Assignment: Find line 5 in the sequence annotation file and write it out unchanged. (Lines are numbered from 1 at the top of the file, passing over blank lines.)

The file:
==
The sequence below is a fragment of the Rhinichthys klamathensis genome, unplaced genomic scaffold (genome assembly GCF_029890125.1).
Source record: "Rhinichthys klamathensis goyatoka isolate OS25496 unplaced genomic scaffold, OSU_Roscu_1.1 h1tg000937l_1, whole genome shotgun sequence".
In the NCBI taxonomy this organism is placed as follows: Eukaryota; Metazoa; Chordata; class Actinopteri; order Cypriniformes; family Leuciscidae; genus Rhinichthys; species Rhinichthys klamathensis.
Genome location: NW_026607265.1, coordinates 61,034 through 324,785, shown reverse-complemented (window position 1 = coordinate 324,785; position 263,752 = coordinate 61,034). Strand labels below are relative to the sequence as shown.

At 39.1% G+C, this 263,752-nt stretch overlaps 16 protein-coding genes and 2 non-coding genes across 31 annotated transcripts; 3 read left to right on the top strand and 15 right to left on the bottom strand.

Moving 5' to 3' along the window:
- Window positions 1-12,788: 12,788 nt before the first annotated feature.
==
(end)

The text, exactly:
At 39.1% G+C, this 263,752-nt stretch overlaps 16 protein-coding genes and 2 non-coding genes across 31 annotated transcripts; 3 read left to right on the top strand and 15 right to left on the bottom strand.